He also gigged Humana for requiring physicians to collect the effective and termination dates of prior insurance for their patients. Since most patients don't know that information off the top of their heads, it would force the practice to hire more staff to provide the information.

MCOs also may use their contracts with physicians to alter the penalty provisions. Under HB 610, physicians who were victims of slow pay were entitled to collect the full amount of the billed charges rather than the discounted rate that is usually paid. Doctors, hospitals, and other health care entities also may recover attorneys' fees when they have to take legal action to collect delayed payments of clean claims.

A recent Aetna contract submitted to TDI for approval eliminated the statutory penalties by stating: "Physician shall not be entitled to billed charges for any Clean Claim or attorneys' fees required to recover payment on any plan." Instead, the contract levied a penalty of between 1 percent and 20 percent per month -- the percentage would vary contract to contract -- on the unpaid portion of the claim. When TMA confronted Aetna over the provision, it was dropped.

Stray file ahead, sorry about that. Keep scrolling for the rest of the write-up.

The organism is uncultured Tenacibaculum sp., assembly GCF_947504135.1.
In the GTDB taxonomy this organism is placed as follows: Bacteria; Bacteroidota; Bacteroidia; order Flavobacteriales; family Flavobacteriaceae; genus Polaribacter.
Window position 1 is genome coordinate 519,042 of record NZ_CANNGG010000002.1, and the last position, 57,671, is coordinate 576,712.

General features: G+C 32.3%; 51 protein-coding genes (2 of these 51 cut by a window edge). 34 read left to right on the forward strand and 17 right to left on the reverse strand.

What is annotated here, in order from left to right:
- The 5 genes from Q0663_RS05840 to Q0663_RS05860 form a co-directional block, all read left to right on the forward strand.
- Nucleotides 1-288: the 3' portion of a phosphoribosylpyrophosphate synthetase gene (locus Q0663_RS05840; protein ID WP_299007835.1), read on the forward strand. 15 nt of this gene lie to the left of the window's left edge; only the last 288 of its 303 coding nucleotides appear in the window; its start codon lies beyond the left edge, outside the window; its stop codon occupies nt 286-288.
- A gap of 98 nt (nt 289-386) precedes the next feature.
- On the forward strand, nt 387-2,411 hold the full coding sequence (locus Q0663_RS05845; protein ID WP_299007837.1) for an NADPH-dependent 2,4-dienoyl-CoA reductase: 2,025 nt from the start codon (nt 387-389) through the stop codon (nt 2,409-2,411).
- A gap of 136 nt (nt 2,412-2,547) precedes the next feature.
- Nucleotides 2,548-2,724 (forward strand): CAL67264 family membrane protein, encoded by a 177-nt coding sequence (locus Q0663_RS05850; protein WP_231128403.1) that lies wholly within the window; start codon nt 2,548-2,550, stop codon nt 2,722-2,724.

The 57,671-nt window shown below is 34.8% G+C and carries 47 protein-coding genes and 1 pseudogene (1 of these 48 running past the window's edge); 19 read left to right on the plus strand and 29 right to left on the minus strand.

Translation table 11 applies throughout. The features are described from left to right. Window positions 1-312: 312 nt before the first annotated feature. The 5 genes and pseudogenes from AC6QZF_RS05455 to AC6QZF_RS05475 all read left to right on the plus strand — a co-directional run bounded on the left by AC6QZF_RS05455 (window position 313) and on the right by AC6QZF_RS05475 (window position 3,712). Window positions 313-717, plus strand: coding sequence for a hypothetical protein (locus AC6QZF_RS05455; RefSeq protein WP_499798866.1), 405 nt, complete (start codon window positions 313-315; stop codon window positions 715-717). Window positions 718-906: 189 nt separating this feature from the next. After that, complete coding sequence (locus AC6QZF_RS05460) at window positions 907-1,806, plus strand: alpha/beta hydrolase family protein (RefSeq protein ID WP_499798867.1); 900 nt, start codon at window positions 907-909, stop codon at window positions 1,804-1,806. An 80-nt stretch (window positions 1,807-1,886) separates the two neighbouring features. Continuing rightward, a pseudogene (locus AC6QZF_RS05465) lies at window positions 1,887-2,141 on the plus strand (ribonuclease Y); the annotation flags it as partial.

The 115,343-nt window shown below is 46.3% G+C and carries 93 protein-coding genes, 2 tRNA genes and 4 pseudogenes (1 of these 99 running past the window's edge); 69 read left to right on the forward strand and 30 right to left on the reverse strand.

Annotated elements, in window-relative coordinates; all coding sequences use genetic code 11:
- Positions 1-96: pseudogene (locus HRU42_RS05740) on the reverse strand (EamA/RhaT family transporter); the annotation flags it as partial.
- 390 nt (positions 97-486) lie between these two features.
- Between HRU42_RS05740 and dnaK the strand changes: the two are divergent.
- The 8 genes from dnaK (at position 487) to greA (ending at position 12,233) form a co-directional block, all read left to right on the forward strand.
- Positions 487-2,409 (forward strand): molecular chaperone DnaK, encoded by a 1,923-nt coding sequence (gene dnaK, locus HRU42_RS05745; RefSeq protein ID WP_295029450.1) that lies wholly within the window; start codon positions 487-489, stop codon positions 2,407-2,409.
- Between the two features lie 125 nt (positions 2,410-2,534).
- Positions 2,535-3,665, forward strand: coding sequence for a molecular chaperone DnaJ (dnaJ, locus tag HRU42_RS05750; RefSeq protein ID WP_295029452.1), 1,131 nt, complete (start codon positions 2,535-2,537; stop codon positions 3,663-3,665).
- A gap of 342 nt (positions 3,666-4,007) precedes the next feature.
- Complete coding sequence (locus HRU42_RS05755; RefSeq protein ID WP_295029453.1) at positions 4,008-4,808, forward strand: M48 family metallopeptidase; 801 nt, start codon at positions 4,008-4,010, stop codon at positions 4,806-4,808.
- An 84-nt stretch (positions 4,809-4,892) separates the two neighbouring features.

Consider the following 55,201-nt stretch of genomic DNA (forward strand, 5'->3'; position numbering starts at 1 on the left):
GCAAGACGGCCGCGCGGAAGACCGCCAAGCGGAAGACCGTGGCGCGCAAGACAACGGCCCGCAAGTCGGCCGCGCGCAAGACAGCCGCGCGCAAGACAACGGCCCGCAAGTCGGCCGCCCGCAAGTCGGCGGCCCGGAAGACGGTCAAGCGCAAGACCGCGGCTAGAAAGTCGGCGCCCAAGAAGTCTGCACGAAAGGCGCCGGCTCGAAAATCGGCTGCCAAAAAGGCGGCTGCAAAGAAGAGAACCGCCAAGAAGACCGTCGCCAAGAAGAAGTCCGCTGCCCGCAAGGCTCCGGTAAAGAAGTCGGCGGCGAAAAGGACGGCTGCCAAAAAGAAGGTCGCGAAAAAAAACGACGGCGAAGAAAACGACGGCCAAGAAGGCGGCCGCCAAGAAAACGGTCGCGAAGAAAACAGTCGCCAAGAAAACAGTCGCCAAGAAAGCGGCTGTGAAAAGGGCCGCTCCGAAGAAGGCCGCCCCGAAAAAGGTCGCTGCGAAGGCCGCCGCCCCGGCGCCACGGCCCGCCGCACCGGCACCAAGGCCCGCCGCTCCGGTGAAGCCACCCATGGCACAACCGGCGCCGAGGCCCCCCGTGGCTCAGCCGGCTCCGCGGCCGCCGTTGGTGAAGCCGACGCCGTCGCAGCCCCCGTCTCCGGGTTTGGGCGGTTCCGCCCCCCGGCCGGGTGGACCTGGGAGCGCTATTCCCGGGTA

Dr. Handel says TMA wants a basic principle upheld by carriers that use contracts to specify their information requirements. "Their contract language should never try to circumvent state law," he said.

He also believes physician vigilance is warranted to prevent doctors from signing away their rights into a system that looks favorably on delay.

"Any other business would not tolerate being forced to wait for payments after rendering services," Dr. Handel points out.